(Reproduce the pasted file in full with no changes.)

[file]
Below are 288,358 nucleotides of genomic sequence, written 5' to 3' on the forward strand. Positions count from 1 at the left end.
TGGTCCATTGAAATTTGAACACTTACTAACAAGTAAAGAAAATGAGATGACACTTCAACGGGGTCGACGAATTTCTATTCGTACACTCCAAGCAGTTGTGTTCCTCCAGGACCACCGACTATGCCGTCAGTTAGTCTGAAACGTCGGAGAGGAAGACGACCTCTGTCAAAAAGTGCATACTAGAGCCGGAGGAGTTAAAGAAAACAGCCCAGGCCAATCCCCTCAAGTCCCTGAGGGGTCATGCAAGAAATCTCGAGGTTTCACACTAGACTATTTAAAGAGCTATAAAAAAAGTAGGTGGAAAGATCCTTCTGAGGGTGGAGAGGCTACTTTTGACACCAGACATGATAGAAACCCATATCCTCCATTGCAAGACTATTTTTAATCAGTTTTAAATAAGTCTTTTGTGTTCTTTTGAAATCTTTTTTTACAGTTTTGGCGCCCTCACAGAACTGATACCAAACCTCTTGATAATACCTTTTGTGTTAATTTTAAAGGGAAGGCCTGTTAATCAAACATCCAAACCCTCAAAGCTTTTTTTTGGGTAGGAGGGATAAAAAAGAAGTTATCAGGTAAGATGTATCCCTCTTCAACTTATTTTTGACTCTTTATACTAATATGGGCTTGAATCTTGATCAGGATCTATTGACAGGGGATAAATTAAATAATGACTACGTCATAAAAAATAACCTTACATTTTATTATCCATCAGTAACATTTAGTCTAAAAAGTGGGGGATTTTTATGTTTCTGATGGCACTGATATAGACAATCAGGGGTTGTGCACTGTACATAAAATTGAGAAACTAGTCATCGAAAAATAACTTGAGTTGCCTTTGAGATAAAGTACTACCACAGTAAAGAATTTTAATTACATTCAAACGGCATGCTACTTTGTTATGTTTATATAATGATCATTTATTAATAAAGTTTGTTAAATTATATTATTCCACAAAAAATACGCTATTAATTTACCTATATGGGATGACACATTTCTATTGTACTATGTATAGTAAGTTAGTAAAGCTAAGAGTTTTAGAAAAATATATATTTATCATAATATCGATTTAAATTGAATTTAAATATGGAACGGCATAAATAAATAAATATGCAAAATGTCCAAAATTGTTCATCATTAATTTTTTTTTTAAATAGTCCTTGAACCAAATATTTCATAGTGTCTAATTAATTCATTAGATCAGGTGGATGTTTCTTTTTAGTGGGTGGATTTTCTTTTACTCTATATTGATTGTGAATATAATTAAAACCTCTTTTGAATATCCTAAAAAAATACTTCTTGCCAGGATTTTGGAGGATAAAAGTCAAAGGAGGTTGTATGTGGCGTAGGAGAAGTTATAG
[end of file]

Below are 288,358 nucleotides of genomic sequence, written 5' to 3' on the forward strand. Positions count from 1 at the left end.
TGGTCCATTGAAATTTGAACACTTACTAACAAGTAAAGAAAATGAGATGACACTTCAACGGGGTCGACGAATTTCTATTCGTACACTCCAAGCAGTTGTGTTCCTCCAGGACCACCGACTATGCCGTCAGTTAGTCTGAAACGTCGGAGAGGAAGACGACCTCTGTCAAAAAGTGCATACTAGAGCCGGAGGAGTTAAAGAAAACAGCCCAGGCCAATCCCCTCAAGTCCCTGAGGGGTCATGCAAGAAATCTCGAGGTTTCACACTAGACTATTTAAAGAGCTATAAAAAAAGTAGGTGGAAAGATCCTTCTGAGGGTGGAGAGGCTACTTTTGACACCAGACATGATAGAAACCCATATCCTCCATTGCAAGACTATTTTTAATCAGTTTTAAATAAGTCTTTTGTGTTCTTTTGAAATCTTTTTTTACAGTTTTGGCGCCCTCACAGAACTGATACCAAACCTCTTGATAATACCTTTTGTGTTAATTTTAAAGGGAAGGCCTGTTAATCAAACATCCAAACCCTCAAAGCTTTTTTTTGGGTAGGAGGGATAAAAAAGAAGTTATCAGGTAAGATGTATCCCTCTTCAACTTATTTTTGACTCTTTATACTAATATGGGCTTGAATCTTGATCAGGATCTATTGACAGGGGATAAATTAAATAATGACTACGTCATAAAAAATAACCTTACATTTTATTATCCATCAGTAACATTTAGTCTAAAAAGTGGGGGATTTTTATGTTTCTGATGGCACTGATATAGACAATCAGGGGTTGTGCACTGTACATAAAATTGAGAAACTAGTCATCGAAAAATAACTTGAGTTGCCTTTGAGATAAAGTACTACCACAGTAAAGAATTTTAATTACATTCAAACGGCATGCTACTTTGTTATGTTTATATAATGATCATTTATTAATAAAGTTTGTTAAATTATATTATTCCACAAAAAATACGCTATTAATTTACCTATATGGGATGACACATTTCTATTGTACTATGTATAGTAAGTTAGTAAAGCTAAGAGTTTTAGAAAAATATATATTTATCATAATATCGATTTAAATTGAATTTAAATATGGAACGGCATAAATAAATAAATATGCAAAATGTCCAAAATTGTTCATCATTAATTTTTTTTTTAAATAGTCCTTGAACCAAATATTTCATAGTGTCTAATTAATTCATTAGATCAGGTGGATGTTTCTTTTTAGTGGGTGGATTTTCTTTTACTCTATATTGATTGTGAATATAATTAAAACCTCTTTTGAATATCCTAAAAAAATACTTCTTGCCAGGATTTTGGAGGATAAAAGTCAAAGGAGGTTGTATGTGGCGTAGGAGAAGTTATAG